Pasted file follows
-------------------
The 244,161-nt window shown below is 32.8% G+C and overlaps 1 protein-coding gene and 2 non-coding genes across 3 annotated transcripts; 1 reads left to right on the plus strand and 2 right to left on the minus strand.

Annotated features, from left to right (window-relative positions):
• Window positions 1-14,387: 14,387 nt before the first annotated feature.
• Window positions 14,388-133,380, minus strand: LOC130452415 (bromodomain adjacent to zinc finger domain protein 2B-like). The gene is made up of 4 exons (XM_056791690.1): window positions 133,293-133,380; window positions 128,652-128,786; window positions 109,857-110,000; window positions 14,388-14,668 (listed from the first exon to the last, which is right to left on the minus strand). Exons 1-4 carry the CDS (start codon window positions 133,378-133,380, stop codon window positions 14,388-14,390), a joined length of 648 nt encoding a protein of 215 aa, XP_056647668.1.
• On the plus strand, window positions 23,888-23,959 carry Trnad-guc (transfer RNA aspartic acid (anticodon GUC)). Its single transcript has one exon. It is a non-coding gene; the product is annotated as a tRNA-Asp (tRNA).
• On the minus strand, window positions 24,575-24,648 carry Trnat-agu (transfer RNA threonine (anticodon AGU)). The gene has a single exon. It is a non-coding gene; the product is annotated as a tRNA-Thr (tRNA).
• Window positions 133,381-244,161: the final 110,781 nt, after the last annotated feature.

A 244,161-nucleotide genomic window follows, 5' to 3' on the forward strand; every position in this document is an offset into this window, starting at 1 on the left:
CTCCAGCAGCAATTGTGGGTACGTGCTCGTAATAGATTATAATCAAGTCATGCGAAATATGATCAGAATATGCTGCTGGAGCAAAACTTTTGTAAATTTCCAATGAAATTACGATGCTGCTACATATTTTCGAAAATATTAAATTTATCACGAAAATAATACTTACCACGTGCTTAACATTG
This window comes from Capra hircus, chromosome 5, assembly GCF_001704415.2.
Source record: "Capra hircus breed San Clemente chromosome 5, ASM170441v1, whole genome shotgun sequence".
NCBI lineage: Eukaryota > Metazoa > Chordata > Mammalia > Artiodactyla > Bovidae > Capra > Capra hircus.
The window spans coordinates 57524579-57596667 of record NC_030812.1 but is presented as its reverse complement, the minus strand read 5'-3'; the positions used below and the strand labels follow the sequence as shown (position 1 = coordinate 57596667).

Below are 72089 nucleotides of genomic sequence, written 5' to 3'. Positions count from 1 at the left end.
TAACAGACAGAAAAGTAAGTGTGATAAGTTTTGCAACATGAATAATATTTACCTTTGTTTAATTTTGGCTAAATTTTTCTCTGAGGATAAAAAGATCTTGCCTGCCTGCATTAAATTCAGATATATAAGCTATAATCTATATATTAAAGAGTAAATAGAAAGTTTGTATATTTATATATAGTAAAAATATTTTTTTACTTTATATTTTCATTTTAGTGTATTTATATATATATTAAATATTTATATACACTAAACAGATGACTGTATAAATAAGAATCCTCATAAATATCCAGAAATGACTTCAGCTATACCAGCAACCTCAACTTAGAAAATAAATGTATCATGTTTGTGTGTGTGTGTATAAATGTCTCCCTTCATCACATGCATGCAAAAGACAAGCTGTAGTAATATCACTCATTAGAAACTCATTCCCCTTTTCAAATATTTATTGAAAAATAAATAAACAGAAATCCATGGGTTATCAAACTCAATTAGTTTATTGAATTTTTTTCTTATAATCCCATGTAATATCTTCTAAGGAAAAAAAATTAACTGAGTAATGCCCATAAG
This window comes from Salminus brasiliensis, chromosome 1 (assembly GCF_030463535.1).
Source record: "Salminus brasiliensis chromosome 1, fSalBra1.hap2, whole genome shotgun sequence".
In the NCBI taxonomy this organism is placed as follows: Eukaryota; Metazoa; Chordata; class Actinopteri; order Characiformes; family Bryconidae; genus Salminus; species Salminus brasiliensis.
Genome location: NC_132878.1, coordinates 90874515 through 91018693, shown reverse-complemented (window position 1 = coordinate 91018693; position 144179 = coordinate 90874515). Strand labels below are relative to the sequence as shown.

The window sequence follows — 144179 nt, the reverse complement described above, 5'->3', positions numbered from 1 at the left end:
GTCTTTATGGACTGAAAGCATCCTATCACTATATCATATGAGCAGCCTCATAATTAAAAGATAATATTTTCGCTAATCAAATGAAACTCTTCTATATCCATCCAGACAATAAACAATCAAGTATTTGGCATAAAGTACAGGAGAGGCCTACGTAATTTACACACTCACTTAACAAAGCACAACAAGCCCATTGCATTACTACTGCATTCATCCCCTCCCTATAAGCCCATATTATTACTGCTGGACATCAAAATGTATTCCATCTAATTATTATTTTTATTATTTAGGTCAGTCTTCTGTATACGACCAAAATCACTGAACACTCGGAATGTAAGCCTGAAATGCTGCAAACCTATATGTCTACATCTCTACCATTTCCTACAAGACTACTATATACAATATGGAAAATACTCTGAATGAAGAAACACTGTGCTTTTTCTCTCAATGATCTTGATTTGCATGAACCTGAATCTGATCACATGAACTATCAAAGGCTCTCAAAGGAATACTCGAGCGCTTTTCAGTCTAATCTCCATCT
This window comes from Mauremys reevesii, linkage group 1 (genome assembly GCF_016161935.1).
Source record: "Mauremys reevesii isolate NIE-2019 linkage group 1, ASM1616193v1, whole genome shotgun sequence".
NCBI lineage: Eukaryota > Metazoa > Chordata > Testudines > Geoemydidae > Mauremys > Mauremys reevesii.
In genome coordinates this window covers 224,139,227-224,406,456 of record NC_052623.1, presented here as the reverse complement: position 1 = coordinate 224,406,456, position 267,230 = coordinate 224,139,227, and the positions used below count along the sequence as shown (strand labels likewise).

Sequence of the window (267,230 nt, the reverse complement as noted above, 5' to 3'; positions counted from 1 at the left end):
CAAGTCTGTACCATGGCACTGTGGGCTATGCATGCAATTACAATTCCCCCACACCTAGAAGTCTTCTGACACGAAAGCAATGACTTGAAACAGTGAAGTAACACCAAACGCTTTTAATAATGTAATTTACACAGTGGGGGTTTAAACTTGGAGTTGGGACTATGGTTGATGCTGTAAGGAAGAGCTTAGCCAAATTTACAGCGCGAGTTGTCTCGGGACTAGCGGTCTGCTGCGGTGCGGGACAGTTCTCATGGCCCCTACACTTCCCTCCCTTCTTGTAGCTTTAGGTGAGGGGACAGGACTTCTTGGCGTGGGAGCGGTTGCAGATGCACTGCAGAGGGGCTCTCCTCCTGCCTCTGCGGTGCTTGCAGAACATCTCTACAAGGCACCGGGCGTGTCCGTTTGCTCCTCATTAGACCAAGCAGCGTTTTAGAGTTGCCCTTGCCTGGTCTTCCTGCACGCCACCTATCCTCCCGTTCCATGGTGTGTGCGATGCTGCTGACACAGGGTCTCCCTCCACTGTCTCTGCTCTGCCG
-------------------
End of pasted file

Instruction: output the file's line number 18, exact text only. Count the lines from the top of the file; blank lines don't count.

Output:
In the NCBI taxonomy this organism is placed as follows: Eukaryota; Metazoa; Chordata; class Actinopteri; order Characiformes; family Bryconidae; genus Salminus; species Salminus brasiliensis.